Crossing the Barranco del Pozo towards El Jaral (in the distance) from Casa don Tomas

Crossing the Barranco del Pozo towards El Jaral (in the distance) from Casa don Tomas

The cobbled path climbs the slope of the south side of the barranco and turns the corner to join the narrow tarmac road which runs from Acojeja to El Choro.  We turned right to go down the road to get back to our start point.

The route was approximately 9.5 km (unfortunately my GPS had difficulty locating itself in the narrow part of the barranco), and took us 4 hrs 50 mins.  There was cumulative climbing of about 655m, but it was not one long climb followed by one long descent – rather a series of ups and downs, in and out of the barrancos.

A GPS track of this walk can be found at:

The path leaving El Jaral to cross the Barranco del Pozo towards Acojeja passes an almond tree in blossom

The path leaving El Jaral to cross the Barranco del Pozo towards Acojeja passes an almond tree in blossom

http://www.wikiloc.com/wikiloc/view.do?id=4025182

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About Sally Whymark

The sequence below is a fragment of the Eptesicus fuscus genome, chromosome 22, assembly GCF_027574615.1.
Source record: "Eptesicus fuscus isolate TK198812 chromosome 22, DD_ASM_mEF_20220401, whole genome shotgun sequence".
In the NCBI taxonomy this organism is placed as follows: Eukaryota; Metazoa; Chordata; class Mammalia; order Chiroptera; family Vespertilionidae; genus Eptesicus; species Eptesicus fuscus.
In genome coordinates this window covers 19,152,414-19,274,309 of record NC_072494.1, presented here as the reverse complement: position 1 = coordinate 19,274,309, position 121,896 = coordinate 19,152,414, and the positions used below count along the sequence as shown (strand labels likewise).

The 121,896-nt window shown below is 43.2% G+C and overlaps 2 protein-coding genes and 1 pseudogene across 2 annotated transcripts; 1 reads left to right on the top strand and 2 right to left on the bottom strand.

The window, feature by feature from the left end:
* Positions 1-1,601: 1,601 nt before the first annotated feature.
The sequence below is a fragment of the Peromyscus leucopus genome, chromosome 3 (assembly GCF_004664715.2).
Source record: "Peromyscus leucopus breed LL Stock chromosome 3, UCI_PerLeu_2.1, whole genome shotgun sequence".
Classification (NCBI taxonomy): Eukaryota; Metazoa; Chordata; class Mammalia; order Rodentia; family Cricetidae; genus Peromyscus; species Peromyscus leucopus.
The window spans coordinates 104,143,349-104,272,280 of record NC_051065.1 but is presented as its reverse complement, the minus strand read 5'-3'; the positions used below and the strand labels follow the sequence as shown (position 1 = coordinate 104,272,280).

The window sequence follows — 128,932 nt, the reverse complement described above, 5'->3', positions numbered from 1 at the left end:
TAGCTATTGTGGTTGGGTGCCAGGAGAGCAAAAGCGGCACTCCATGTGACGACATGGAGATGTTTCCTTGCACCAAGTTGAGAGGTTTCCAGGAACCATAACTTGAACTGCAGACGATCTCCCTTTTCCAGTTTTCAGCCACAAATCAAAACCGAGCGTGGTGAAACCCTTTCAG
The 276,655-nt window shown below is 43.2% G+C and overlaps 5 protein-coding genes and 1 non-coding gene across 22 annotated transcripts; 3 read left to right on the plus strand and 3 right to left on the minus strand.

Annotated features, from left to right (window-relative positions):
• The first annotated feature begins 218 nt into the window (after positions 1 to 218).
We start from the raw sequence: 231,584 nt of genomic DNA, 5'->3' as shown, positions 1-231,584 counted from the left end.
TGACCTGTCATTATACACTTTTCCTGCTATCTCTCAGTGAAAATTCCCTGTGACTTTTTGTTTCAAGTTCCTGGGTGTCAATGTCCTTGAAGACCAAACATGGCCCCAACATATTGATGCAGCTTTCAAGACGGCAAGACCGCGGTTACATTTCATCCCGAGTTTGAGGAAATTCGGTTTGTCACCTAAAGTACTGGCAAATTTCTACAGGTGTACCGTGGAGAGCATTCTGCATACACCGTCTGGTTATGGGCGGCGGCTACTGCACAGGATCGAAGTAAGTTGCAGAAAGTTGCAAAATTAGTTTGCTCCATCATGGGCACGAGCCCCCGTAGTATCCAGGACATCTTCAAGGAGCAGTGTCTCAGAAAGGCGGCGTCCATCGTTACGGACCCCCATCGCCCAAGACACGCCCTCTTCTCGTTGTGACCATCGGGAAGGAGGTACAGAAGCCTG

When I retired and moved out to Tenerife a few years ago, one of the things I really wanted to do was go walking in the mountains. The scenery is very dramatic, and varied. The views are amazing. The native birds and butterflies and other fauna are remarkable. But the flowers - they're just stunning. Little did I know how this would fire up my interest in plants. While living in England, I had always had an interest in flowers and plants, indeed I ran a plant nursery with my husband for many years, but had not spent a great deal of time pursuing botany. But when walking in Tenerife, I noticed all the unfamiliar shapes of the local flowers, and longed to find out more about them. There are literally hundreds of species endemic to just Tenerife (or even just one part of it), the Canary Islands, or Macronesia (the Atlantic Islands, including Madeira, Canaries and Azores). They are so exciting, and so many of them are really showy as well. So I have started this blog to share with you my excitement at all the great sights I see when walking in Tenerife. I hope you'll enjoy it - and want to come here and experience it for yourself.